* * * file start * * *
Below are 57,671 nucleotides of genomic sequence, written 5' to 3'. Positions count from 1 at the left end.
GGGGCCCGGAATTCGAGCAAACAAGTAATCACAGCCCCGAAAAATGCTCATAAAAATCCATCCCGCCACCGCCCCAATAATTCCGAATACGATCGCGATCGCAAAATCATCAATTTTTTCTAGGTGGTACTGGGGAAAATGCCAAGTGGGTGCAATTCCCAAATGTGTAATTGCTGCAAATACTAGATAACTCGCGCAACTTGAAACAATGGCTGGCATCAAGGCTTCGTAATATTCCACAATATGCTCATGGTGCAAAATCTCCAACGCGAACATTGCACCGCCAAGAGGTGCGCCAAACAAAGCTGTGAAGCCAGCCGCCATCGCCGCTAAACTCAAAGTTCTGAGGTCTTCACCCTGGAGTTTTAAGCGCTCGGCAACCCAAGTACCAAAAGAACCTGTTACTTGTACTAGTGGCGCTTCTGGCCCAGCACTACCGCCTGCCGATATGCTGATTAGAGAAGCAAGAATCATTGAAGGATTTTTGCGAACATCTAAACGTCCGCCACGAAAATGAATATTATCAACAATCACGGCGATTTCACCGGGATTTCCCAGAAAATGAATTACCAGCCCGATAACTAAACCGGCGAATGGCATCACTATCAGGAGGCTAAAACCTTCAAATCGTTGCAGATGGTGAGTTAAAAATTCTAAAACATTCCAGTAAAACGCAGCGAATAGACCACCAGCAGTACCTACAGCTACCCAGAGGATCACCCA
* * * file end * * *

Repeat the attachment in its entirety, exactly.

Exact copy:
Below are 57,671 nucleotides of genomic sequence, written 5' to 3'. Positions count from 1 at the left end.
GGGGCCCGGAATTCGAGCAAACAAGTAATCACAGCCCCGAAAAATGCTCATAAAAATCCATCCCGCCACCGCCCCAATAATTCCGAATACGATCGCGATCGCAAAATCATCAATTTTTTCTAGGTGGTACTGGGGAAAATGCCAAGTGGGTGCAATTCCCAAATGTGTAATTGCTGCAAATACTAGATAACTCGCGCAACTTGAAACAATGGCTGGCATCAAGGCTTCGTAATATTCCACAATATGCTCATGGTGCAAAATCTCCAACGCGAACATTGCACCGCCAAGAGGTGCGCCAAACAAAGCTGTGAAGCCAGCCGCCATCGCCGCTAAACTCAAAGTTCTGAGGTCTTCACCCTGGAGTTTTAAGCGCTCGGCAACCCAAGTACCAAAAGAACCTGTTACTTGTACTAGTGGCGCTTCTGGCCCAGCACTACCGCCTGCCGATATGCTGATTAGAGAAGCAAGAATCATTGAAGGATTTTTGCGAACATCTAAACGTCCGCCACGAAAATGAATATTATCAACAATCACGGCGATTTCACCGGGATTTCCCAGAAAATGAATTACCAGCCCGATAACTAAACCGGCGAATGGCATCACTATCAGGAGGCTAAAACCTTCAAATCGTTGCAGATGGTGAGTTAAAAATTCTAAAACATTCCAGTAAAACGCAGCGAATAGACCACCAGCAGTACCTACAGCTACCCAGAGGATCACCCA